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B.C. throne speech stresses pulling together over pandemic polarization

The COVID-19 pandemic is still the top priority, but the B.C. NDP is promising action on the environment, the economy — and the Royal B.C. Museum.
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Lt.-Gov. Janet Austin arrives at the B.C. legislature on Feb. 8, 2022, for Tuesday's throne speech. ADRIAN LAM, TIMES COLONIST

Premier John Horgan’s NDP government on Tuesday downplayed pandemic polarization in B.C. and stressed that people are pulling together.

The traditional agenda-setting throne speech, read by Lt.-Gov. Janet Austin on behalf of the government, cited a handful of new initiatives and noted the effects five waves of COVID-19 and two years of restrictive health orders are having on the province.

“To say the last year has been challenging would be an understatement.”

Extreme weather devastated some communities and the health-care system struggled to cope with the pandemic and the opioid crises.

“Just when life was starting to return to some sense of normalcy, a new and highly contagious variant of COVID-19 began to spread.

“At a time when these same challenges have increased polarization and division around the world, people here in B.C. have pulled together.”

The speech cited the high vaccination rate as proof “we trusted science and continued listening to public health advice.”

More than four million people have received at least two doses of a COVID-19 vaccine and B.C. has one of the lowest per-capita fatality rates and one of the highest vaccination rates on the continent, it said.

The speech also tried to ease mounting concern and objections about the Royal B.C. Museum’s closure of the popular Old Town exhibit as part of a decolonization plan.

It said “the long-overdue process to modernize the RBCM will also continue, with more details on the scope and budget to be decided in coming months. Once complete, the RBCM’s exhibits will continue to tell the story of our past. But it will include everyone in these stories — especially communities that were previously overlooked, ignored or left out.”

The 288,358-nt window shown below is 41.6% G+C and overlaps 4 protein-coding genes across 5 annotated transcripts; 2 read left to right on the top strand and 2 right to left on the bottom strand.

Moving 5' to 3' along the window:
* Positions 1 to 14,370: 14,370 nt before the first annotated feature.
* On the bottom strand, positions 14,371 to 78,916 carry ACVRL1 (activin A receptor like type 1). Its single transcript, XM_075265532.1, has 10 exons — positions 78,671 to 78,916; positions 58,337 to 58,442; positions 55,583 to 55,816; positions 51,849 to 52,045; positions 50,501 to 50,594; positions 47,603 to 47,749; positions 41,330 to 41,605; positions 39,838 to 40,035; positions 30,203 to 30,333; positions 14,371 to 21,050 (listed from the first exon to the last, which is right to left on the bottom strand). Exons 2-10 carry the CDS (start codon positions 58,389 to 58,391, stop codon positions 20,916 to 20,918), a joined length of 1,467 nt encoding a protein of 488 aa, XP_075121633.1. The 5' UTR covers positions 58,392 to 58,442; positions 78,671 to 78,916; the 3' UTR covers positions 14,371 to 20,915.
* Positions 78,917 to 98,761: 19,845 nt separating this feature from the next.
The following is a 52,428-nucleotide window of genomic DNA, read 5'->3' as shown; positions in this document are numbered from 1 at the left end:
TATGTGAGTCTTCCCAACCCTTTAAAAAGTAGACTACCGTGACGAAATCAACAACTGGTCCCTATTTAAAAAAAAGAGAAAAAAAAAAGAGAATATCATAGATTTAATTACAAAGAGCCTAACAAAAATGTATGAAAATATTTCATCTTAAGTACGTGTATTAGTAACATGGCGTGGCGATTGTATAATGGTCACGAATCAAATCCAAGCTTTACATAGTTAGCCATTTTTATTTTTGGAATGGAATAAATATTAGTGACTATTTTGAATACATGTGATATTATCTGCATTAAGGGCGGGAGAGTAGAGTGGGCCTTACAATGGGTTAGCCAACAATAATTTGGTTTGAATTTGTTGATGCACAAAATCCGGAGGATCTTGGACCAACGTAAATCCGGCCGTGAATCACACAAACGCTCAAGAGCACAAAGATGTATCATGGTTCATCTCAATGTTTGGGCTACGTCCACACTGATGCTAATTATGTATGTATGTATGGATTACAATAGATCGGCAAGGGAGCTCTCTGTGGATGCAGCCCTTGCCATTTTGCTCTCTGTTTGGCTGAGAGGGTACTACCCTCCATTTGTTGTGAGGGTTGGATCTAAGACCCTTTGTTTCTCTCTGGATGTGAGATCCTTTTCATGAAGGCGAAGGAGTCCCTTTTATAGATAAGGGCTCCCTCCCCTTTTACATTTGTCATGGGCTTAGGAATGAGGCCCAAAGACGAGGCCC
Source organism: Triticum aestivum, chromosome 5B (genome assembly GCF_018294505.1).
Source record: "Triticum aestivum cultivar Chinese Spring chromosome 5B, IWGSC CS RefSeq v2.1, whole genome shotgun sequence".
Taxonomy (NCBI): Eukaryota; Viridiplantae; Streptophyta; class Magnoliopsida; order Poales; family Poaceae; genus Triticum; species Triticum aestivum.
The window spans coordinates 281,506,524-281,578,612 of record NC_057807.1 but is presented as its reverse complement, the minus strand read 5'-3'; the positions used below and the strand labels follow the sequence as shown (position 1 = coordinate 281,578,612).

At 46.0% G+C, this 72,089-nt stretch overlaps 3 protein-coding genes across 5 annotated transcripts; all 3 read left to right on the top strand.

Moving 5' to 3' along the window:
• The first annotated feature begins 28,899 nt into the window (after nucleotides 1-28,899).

Over the next few months, the government agenda includes the release of a new economic plan and the creation of a new ministry, likely by breaking up the present Ministry of Forest, Lands, Natural Resource Pperations and Rural Development.

“Administration and oversight of our province’s coast, lands, rivers and mountains has failed to keep pace with new realities.”

The speech said cumulative effects of economic activity must align with environmental objectives and approval processes must be transparent, timely and fair.

Another shuffle of responsibilities will see responsibility for child care services moved from the Ministry of Children and Family Development to the Education Ministry, which will manage it through new regional offices.

Also coming is release of a new vision for building a strong economy with growth that is inclusive and sustainable. Citing a recent report on a million job openings in the next 10 years, the speech said B.C. is facing a skills gap “large enough to slow down our strong economy if that challenge is not met.”

“The new economic plan will include a generational commitment to develop the talent B.C. needs to close the skills gap.”

The speech said it will also address the fragility of supply chains by improving the movement of goods and the agricultural agri-tech sector.

New “anti-racism data legislation” will be introduced which the government said will pave the way to fairer and better service delivery.

The minimum wage — currently $15.20 an hour — is now adjusted by government order but in the months ahead it will be tied to the rate of inflation.

The speech opened the spring sitting of the legislature, which is expected to run until early June.



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